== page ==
Pharmacokinetics of opioids in liver disease

Citation
I. Tegeder et al., Pharmacokinetics of opioids in liver disease, CLIN PHARMA, 37(1), 1999, pp. 17-40
Citations number
255
Language
INGLESE
art.tipo
Review
Categorie Soggetti
Pharmacology,"Pharmacology & Toxicology
Journal title
CLINICAL PHARMACOKINETICS
ISSN journal
0312-5963 → ACNP
Volume
37
Issue
1
Year of publication
1999
Pages
17 - 40
Database
ISI
SICI code
0312-5963(199907)37:1<17:POOILD>2.0.ZU;2-E
Abstract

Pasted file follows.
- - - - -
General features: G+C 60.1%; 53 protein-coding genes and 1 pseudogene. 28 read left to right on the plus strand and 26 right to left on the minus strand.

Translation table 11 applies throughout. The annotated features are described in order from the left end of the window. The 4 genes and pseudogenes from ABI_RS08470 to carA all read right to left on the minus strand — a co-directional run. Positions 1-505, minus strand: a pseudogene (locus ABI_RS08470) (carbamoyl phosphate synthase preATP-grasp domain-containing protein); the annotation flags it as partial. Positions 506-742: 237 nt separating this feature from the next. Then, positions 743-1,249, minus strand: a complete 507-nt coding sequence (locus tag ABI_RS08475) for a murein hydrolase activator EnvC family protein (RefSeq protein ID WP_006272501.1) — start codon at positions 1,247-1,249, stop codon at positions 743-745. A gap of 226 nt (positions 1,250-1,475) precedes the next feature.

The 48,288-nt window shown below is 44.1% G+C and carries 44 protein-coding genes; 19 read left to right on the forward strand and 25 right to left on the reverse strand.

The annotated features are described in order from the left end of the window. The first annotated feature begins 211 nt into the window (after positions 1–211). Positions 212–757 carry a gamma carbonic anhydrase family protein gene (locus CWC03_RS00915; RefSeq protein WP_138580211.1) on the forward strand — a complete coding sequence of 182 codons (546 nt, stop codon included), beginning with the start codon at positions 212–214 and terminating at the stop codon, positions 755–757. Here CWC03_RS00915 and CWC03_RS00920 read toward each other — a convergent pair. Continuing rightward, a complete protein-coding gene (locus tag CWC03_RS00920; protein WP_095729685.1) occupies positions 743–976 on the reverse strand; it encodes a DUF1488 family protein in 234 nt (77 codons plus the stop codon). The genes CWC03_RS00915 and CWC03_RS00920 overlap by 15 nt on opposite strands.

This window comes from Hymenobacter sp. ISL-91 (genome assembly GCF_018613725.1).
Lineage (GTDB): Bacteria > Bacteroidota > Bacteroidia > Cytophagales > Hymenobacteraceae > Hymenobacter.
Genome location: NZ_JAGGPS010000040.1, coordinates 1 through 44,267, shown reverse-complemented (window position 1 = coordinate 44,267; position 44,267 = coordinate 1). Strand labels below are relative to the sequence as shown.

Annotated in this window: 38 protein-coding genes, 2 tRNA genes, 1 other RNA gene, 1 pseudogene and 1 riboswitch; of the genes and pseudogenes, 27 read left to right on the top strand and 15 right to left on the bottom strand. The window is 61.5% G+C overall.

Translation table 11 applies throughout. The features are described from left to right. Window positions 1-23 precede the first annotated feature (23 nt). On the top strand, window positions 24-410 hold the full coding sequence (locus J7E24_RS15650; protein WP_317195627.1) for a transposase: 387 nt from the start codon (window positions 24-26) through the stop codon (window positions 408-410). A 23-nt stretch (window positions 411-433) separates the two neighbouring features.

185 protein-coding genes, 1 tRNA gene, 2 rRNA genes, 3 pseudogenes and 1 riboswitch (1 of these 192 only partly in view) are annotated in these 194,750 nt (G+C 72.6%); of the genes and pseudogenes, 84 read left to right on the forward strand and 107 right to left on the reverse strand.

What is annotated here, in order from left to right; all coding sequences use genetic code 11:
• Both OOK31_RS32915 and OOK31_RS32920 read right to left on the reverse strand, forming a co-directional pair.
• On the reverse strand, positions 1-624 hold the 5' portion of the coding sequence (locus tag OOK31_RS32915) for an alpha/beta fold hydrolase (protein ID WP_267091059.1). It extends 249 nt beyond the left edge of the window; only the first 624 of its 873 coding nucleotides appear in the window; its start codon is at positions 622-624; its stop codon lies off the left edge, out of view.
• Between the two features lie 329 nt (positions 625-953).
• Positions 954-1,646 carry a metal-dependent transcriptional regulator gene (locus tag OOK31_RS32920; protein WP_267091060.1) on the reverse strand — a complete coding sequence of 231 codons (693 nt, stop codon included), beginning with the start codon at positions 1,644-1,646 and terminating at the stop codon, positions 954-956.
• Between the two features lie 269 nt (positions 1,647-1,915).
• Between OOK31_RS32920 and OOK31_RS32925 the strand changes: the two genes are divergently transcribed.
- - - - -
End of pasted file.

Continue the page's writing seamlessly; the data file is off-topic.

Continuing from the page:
The liver is the major site of biotransformation for most opioids. Thus, th e disposition of these drugs may be affected in patients with liver insuffi ciency. The major metabolic pathway for most opioids is oxidation. The exce ptions are morphine and buprenorphine, which primarily undergo glucuronidat ion, and remifentanil, which is cleared by ester hydrolysis. Oxidation of opioids is reduced in patients with hepatic cirrhosis, resulti ng in decreased drug clearance [for pethidine (meperidine), dextroprogoxyph ene, pentazocine, tramadol and alfentanil] and/or increased oral bioavailab ility caused by a reduced first-pass metabolism (for pethidine, dextropropo xyphene, pentazocine and dihydrocodeine). Although glucuronidation is thoug ht to be less affected in liver cirrhosis, the clearance of morphine was fo und to be decreased and oral bioavailability increased. The consequence of reduced drug metabolism is the risk of accumulation in t he body, especially with repeated administration. Lower doses or longer adm inistration intervals should be used to remedy this risk. Special risks are known for pethidine, with the potential for the accumulation of norpethidi ne, a metabolite that can cause seizures, and for dextropropoxyphene, for w hich several cases of hepatotoxicity have been reported. On the other hand, the analgesic activity of codeine and tilidine depends on transformation i nto the active metabolites, morphine and nortilidine, respectively. If meta bolism is decreased in patients with chronic liver disease, the analgesic a ction of these drugs may be compromised, Finally, the disposition of a few opioids, such as fentanyl, sufentanil and remifentanil, appears to be unaff ected in liver disease.